New Zealand – 9 February 2012 – The Interactive Games & Entertainment Association (iGEA), New Zealand’s interactive games industry body, with its independent market research group NPD, are pleased to announce that their retail measurement has captured close to 100% of NZ’s video and computer game retail data for the first time. The latest data from NPD Group, which includes all revenue generated from console hardware, games software and gaming peripherals sold through retail indicates a staggering $179.6 million generated in the 2011 period. However, this data excludes sales from online retail, downloadable content, online games subscriptions, in-game micro-transactions and mobile games. iGEA’s New Zealand Director Mark Goodacre says the growing popularity of digital games isn’t telling in the latest results.
“As people increasingly consume interactive entertainment through mobile devices and online, it’s becoming more difficult to collect sales data through a single source. Looking at the latest Digital New Zealand[i] report, we see that Kiwi gamers are almost buying equally through online stores and local retailers,” said Goodacre. Digital New Zealand found 24 per cent of Kiwi gamers buy games new from a download store and 14 per cent buy boxed games new from an online store, with 37 per cent buying purchased box games from a local retailer.
PriceWaterHouseCooper’s[ii] latest report echoes the growing trend towards digital games with revenue for online games expected to increase by 12.5 per cent to $13 million in 2015 and mobile games predicted to rise by 10.5 per cent to $99 million in the same period.
Mark Goodcare commented, “There is a lot of research pointing towards a buoyant interactive games industry. The global success of games such as Call of Duty 3: Modern Warfare 3 which became the fastest entertainment property to hit the $1 billion milestone globally, eclipsing the previous record set in 2009 by the film Avatar, is just one example of this.”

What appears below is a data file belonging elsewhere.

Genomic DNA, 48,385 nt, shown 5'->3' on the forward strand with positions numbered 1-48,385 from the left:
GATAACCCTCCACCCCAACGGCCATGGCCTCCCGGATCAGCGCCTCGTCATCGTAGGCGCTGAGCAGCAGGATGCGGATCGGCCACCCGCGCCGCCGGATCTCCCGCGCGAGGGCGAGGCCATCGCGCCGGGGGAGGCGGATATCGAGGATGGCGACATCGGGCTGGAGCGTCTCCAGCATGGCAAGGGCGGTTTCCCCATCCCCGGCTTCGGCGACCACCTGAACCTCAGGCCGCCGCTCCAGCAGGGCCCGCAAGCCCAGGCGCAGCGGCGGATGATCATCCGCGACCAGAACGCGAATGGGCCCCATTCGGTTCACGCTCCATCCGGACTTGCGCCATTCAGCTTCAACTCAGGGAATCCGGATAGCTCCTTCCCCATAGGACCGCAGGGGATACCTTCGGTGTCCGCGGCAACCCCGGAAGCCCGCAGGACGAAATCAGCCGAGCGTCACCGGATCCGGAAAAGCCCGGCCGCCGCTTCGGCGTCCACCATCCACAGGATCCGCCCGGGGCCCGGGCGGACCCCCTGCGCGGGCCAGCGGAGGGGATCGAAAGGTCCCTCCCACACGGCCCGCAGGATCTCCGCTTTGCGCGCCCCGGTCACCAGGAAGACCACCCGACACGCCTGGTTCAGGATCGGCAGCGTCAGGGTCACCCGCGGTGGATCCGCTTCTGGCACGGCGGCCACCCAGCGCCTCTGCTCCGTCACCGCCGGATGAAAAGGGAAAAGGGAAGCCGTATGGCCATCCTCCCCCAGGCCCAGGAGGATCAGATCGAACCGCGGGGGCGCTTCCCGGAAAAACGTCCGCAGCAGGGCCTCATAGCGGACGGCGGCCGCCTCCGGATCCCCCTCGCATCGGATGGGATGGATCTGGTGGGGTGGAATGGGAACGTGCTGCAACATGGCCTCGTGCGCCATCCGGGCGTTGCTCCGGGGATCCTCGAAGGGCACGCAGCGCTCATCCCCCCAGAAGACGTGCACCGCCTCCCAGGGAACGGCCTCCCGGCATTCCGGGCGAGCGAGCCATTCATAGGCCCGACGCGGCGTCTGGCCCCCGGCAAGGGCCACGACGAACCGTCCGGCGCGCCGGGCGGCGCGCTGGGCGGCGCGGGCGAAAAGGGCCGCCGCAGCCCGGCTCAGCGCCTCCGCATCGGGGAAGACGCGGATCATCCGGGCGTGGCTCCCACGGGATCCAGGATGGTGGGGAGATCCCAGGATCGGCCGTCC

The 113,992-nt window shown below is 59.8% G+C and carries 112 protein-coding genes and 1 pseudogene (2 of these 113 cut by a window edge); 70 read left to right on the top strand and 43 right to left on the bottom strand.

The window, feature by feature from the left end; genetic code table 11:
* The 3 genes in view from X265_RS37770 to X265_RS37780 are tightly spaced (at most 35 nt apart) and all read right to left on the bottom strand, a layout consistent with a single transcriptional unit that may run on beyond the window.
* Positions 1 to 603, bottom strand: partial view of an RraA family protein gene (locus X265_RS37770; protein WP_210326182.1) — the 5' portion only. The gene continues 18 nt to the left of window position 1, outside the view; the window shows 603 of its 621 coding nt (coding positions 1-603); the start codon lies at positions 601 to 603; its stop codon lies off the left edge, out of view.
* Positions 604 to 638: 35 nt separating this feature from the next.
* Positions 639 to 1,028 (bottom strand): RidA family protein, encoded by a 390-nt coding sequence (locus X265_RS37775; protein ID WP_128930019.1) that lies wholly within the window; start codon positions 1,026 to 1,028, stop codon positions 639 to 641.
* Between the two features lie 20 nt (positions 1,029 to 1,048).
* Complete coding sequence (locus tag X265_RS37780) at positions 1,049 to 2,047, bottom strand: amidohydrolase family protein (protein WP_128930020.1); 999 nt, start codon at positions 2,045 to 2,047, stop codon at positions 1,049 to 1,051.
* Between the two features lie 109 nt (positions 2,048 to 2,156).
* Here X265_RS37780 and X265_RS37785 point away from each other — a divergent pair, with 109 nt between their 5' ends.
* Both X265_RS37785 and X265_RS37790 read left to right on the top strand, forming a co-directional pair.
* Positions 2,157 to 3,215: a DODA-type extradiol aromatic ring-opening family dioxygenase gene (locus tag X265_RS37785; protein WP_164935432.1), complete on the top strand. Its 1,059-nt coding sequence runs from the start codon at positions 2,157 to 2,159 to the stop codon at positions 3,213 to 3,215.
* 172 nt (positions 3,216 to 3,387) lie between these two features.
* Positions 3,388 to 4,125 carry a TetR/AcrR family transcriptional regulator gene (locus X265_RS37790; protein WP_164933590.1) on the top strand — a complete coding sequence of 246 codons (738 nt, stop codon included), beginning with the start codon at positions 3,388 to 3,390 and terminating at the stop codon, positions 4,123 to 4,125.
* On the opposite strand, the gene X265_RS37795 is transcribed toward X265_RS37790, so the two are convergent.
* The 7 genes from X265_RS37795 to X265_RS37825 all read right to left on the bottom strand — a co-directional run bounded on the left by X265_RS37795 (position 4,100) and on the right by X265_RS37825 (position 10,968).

Stephen Knightly, Chairperson of NZ Game Developers Association, says the growth of digitally distributed games is an export opportunity for New Zealand businesses.
“New Zealand is already a net exporter of digital games. Local game studios selling our games over the internet and smartphone App stores earn more than Kiwi gamers spend playing digital and online games. Online, social and mobile games have been the fastest growing parts of the games industry in recent years and they’re also the kinds of games that Kiwis are good at making.”
Key statistics from NPD Group Australia:
- The top 20 software sales featured shooter games, role playing games, Rugby games, sports games, Timecards and Points cards as well as Dance games.
- The most popular genre are shooter and action (both at 19 per cent) followed by family games (10 per cent) and racing (10%)
NPD data in 2011 was measured against 52 weeks compared to 52 weeks in 2010.
About the iGEA
The Interactive Gaming & Entertainment Association proactively represents companies that publish, market and/or distribute interactive games and entertainment content. The iGEA aims to further advance the industry and the business interests of its members through informing and fostering relationships with the public, the business community, government and other industry stakeholders. The iGEA is administered by a Board of Directors and supported by the CEO, Ron Curry. The iGEA was formerly known as the Interactive Entertainment Association of Australia (IEAA).
For more information, please visit www.igea.net.
Media spokespeople available:
- For interviews with Mark Goodacre, contact Corrie McLeod Espresso Communications (+61 419 526 848)
- For interviews with Stephen Knightly, NZGDA, phone +64 274 438 125.
Digital New Zealand is based on a national survey of 846 households and 2428 people in July 2011 using the Nielsen Your Voice Panel and conducted by Bond University, http://igea.wpengine.com/2011/10/digital-new-zealand-2012-dnz12/
[ii]PriceWaterhouseCooper’s New Zealand Entertainment & Media Outlook 2011 – 2015 http://www.pwc.co.nz/publications/new-zealand-entertainment-and-media-outlook-2011-2/